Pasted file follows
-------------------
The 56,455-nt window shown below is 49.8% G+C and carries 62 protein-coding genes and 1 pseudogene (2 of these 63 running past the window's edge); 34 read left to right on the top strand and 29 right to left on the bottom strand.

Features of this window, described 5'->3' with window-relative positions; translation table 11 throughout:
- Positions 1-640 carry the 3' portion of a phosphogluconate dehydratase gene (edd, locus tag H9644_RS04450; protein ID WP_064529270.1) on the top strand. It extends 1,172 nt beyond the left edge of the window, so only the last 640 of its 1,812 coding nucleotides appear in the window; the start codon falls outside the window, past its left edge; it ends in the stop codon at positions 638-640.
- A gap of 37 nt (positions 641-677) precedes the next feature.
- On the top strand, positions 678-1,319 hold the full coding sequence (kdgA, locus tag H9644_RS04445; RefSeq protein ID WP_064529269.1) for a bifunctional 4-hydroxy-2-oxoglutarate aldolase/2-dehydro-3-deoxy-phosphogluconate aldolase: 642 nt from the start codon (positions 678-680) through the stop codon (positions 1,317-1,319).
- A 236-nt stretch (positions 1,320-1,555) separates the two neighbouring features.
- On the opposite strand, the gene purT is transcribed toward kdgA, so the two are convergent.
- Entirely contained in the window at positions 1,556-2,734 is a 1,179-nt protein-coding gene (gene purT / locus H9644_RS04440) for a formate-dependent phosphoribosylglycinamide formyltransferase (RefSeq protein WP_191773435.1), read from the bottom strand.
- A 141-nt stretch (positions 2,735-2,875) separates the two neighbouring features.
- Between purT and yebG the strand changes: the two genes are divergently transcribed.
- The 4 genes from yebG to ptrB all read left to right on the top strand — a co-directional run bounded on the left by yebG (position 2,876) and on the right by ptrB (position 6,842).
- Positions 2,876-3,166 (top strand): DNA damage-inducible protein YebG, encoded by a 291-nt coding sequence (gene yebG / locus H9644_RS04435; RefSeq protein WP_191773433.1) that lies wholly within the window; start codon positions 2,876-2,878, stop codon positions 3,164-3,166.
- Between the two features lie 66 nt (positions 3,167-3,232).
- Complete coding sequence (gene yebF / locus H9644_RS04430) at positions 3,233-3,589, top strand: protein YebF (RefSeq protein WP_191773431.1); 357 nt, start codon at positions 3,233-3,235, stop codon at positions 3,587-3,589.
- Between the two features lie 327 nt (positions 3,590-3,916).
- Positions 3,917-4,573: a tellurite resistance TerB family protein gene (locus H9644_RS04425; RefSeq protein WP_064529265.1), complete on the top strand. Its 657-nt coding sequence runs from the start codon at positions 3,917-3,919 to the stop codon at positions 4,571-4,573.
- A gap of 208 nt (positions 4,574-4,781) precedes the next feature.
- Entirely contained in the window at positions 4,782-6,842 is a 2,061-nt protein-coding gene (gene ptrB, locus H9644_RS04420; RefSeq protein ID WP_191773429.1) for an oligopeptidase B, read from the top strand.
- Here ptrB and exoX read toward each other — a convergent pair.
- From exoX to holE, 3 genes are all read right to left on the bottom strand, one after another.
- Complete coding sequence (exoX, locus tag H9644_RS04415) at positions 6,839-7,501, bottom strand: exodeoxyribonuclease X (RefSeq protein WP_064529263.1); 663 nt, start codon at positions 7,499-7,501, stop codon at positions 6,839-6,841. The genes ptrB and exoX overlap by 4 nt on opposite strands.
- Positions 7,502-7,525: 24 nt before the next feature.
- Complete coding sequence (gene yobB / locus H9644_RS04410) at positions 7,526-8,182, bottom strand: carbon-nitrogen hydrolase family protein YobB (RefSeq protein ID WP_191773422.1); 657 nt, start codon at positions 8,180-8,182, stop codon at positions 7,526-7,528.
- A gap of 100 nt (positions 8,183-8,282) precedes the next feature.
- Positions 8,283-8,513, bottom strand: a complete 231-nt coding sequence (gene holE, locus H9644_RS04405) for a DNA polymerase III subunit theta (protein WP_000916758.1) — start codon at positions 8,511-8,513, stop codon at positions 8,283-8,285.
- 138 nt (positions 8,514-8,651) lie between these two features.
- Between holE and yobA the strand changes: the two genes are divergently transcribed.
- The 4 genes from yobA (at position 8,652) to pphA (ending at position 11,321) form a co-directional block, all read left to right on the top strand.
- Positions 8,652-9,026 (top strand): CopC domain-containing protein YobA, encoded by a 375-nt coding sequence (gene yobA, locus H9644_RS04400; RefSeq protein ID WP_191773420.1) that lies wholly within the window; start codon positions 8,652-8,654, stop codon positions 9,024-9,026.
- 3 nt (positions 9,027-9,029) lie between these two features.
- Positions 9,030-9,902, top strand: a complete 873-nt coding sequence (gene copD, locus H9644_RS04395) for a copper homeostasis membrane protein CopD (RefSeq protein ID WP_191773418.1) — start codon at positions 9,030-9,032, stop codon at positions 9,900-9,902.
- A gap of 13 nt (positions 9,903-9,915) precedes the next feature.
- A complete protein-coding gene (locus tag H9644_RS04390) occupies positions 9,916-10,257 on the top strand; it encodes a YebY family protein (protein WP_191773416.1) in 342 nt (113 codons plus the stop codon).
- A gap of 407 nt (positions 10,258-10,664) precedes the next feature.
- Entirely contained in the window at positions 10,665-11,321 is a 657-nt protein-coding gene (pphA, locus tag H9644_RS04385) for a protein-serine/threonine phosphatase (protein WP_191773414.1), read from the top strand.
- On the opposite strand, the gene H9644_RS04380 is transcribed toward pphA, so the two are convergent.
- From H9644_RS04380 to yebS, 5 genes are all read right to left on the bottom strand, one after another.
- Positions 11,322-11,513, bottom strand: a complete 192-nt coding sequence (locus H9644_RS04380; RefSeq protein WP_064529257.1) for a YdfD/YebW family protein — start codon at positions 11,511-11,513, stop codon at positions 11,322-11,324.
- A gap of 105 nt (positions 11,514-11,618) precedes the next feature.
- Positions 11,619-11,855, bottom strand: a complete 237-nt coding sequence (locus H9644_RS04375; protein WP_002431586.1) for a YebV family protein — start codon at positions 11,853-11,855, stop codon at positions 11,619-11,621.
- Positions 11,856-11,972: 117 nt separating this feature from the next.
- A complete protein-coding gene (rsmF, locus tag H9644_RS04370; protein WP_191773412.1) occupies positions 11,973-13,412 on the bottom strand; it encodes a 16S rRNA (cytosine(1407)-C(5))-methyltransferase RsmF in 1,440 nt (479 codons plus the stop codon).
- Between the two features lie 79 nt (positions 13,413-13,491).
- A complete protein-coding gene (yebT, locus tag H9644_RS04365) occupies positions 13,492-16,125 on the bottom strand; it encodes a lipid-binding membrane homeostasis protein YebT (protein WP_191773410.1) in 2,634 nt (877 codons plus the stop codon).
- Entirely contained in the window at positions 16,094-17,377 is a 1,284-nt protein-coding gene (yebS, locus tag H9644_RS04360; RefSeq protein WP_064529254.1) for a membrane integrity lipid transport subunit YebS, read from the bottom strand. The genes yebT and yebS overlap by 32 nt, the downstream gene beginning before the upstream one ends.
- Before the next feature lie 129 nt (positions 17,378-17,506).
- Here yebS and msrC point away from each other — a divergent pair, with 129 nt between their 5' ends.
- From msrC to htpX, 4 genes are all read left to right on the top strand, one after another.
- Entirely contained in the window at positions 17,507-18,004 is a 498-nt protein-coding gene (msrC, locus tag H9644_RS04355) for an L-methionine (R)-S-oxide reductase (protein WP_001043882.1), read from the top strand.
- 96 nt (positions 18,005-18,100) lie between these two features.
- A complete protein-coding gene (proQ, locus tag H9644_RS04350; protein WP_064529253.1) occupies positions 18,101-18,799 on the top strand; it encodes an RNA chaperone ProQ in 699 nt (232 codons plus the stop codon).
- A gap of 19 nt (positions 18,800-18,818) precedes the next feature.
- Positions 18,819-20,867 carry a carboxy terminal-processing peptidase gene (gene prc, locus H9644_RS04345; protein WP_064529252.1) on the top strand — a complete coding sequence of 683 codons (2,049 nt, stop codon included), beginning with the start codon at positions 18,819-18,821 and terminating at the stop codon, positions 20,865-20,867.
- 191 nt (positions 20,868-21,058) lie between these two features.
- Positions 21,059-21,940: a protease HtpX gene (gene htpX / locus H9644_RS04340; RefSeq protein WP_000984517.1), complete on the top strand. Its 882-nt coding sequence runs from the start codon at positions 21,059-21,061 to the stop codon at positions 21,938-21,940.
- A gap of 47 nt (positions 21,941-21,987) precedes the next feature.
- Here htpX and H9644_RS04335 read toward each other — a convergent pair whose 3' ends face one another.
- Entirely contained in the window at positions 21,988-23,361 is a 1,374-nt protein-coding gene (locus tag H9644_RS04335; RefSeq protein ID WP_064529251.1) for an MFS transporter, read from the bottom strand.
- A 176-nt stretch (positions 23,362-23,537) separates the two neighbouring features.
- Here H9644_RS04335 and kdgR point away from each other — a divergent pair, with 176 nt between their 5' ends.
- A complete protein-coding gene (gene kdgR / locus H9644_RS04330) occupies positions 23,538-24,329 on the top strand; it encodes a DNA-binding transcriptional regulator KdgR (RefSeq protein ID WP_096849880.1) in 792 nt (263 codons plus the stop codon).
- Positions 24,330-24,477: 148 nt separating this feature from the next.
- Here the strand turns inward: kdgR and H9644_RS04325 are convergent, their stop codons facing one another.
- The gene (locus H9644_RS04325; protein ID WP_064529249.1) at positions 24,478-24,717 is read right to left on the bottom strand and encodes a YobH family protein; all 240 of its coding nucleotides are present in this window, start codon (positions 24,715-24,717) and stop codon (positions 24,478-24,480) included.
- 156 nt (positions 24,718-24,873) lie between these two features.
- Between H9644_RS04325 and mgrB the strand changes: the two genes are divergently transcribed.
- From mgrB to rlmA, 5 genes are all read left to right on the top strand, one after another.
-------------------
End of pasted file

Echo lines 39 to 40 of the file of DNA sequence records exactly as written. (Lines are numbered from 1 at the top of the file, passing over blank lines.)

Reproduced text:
- A gap of 105 nt (positions 11,514-11,618) precedes the next feature.
- Positions 11,619-11,855, bottom strand: a complete 237-nt coding sequence (locus H9644_RS04375; protein WP_002431586.1) for a YebV family protein — start codon at positions 11,853-11,855, stop codon at positions 11,619-11,621.